Ritual does not merely symbolize or dramatize reality; it constructs, integrates, constitutes and creates reality. Ritual gives form to what is naturally formless; connects the inherently disconnected; heals the ontological disease of unreconstructed nature, which is the state toward which all beings perpetually tend. In Hinduism, all form is constructed rather than given. And both model and image are “works of art.”

Creation requires two conditions: it requires difference (i.e. male and female), the mitigation of excessive resemblance; and it requires enough similarity so that separate elements are capable of being joined together. So things must be differentiated but they must also be connected. Non-being is what is devoid of all connection; being is what is welded together. Reality is the result not of reduplicating the same nor of differentiating the dispersed but of creating a unity out of distinct but interrelated parts. And it is ritual (sacrificial) labor that effects both separation and unification of parts into wholes. Ritual order (the structured sequence of rites) lends its form to cosmic order.

Most spectacularly, it is the ability to link a visible, manifest, limited counterpart to its invisible, transcendent unlimited prototype that is the hallmark of sacrifice and the Hindu view of the reality. The unlimitedness of the transcendent is made accessible by these connections that reach out from the sacrifice. These connections perfect the limited. The inaccessible is made accessible by the play of resemblances and the manifest is fulfilled (and perfected) by participation in the transcendent.

In Hindu ritual, the devotee utterly surrenders his self to the deity and then recovers it by reversing the ritual process, taking the divine back into his heart, taking back into himself that which he had originally breathed into the sacred image, diagram or yantra. The sacred image both grows from inner vision and shapes it; eventually the sacred image (and the inner vision) takes on a definite, invariable form. The image has nothing to do with the outward gaze; it is not to be beheld but to be fixated upon. Yes, it is constructed from the outer world of what is seen, but it is in fact a reflection or a depiction of inner “vision.” The practitioner identifies himself with the divinities in the yantra or sometimes even identifies the various parts of the yantra with the parts of his own body; then he can exercise the power of the gods.

There are even rituals for laying curses, like petrifying or slaying someone, as well as subduing, causing hatred, bringing rain, winning a woman, finding a lost object, etc.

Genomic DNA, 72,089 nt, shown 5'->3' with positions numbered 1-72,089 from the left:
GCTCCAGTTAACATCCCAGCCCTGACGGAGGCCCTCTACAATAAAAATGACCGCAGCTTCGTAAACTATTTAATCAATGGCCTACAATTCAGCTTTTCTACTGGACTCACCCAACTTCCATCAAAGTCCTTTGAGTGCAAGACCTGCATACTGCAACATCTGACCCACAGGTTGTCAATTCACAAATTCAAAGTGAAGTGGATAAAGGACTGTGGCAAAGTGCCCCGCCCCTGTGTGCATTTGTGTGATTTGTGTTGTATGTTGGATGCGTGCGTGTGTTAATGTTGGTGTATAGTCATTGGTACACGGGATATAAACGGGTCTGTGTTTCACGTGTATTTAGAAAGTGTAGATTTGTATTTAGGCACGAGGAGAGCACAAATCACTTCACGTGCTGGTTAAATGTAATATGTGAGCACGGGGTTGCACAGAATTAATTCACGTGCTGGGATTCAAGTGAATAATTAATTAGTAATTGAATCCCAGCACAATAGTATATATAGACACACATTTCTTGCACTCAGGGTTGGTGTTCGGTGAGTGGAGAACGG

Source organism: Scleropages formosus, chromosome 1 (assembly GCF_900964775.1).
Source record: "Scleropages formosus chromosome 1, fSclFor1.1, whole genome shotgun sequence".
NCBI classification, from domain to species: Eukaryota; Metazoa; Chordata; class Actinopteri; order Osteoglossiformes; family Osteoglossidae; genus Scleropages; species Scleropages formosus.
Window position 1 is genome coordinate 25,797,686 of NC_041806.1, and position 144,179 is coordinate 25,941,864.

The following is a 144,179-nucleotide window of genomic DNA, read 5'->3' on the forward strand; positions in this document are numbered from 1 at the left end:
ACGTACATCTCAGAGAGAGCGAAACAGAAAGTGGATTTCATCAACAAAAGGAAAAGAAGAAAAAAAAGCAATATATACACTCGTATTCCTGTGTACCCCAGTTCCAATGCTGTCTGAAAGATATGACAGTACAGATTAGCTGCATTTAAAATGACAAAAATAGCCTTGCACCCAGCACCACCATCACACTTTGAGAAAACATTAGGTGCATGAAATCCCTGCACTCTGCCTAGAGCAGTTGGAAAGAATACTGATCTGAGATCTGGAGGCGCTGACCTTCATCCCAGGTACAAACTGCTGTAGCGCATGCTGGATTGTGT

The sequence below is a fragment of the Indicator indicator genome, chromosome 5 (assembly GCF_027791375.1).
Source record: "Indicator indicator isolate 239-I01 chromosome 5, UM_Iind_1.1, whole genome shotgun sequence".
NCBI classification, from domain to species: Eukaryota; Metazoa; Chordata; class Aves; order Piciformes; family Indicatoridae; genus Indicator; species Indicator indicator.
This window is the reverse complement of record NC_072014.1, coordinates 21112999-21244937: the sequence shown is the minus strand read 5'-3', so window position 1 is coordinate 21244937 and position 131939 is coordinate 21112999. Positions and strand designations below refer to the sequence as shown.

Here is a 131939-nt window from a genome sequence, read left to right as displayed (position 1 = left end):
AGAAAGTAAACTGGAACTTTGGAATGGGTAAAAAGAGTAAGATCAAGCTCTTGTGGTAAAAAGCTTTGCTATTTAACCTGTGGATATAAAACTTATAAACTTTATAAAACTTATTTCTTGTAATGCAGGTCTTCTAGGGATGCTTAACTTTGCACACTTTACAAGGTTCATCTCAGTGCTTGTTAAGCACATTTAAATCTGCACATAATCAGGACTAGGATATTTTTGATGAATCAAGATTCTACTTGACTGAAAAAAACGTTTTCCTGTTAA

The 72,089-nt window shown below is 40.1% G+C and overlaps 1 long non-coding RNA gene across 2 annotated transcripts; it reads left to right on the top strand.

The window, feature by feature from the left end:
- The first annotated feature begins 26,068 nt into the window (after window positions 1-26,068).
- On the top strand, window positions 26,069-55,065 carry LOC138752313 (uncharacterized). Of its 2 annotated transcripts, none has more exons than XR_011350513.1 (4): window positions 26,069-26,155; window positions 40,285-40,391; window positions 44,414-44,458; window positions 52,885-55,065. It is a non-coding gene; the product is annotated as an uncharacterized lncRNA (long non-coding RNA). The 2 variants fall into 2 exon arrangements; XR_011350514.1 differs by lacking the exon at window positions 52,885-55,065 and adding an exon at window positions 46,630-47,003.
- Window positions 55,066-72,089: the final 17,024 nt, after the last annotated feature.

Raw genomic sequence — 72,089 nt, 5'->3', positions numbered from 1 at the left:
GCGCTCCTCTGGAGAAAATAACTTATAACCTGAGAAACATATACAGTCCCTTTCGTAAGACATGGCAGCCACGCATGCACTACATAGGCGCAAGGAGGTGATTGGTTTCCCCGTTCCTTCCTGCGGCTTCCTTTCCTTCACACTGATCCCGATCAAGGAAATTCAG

The Hindu view of the world is based on the idea that everything is identical to (or at least resembles) everything else on different levels of reality and meaning. This is the macro-microcosmic conception of reality. The cosmos is the human body writ large; a temple is a cosmic mountain writ small; a palm is a person’s life; and a horoscope too, which is a picture of the heavens at the moment of birth; so body = society = cosmos. And like society, the body too is a hierarchy.

Hindus are preoccupied with discovering or constituting linkages between what Westerners regard as distinct objects, acts or entities: i.e. linking together apparently unconnected things.

And ritual practice corresponds to, but indeed is superior to cosmic activity, for the divine procreative act results not in a cosmos but in a metaphysical mess, an ontological disaster. The creation of true cosmos is not simply a matter of the One becoming many but of the reintegration of the many into a new whole. Cosmogony is a secondary act (a ritual act) consequent upon creation, which is a formless emission. The bringing into existence of a viable human is the result of ritual rather than simply biology. Human life is a process of ritually reconstructing and refining a self out of the raw materials of ab-original creation. It recapitulates the bringing of cosmos out of primal disorganized creation through sacrifice.

The essential function of sacrifice is to consecrate, to make sacred: this is the word’s etymology. And the Indian mind has a sacrificial consciousness; it is a mind that attempts to create or find sacrality in everything. All beliefs, actions, and phenomena are metaphors for sacrifice, not the other way around. Sacrifice is the primary category of knowledge: hence, “man [cosmic and human] is the sacrifice.” The Buddhist stupa is made of parts whose names are borrowed from the terms of the Vedic sacrifice. The human body is a reduplication of the sacrificial arena: “man is fire; speech is the fuel; breath, the smoke; tongue, the flame; eye, the coals; ear, the sparks; hair, the sacrificial grass.” Or again: woman is the sacrificial fire into which the male seed is offered. “The vagina is her fuel; foreplay, her smoke; the womb, her flame; penetration, her coals; pleasure, her sparks.”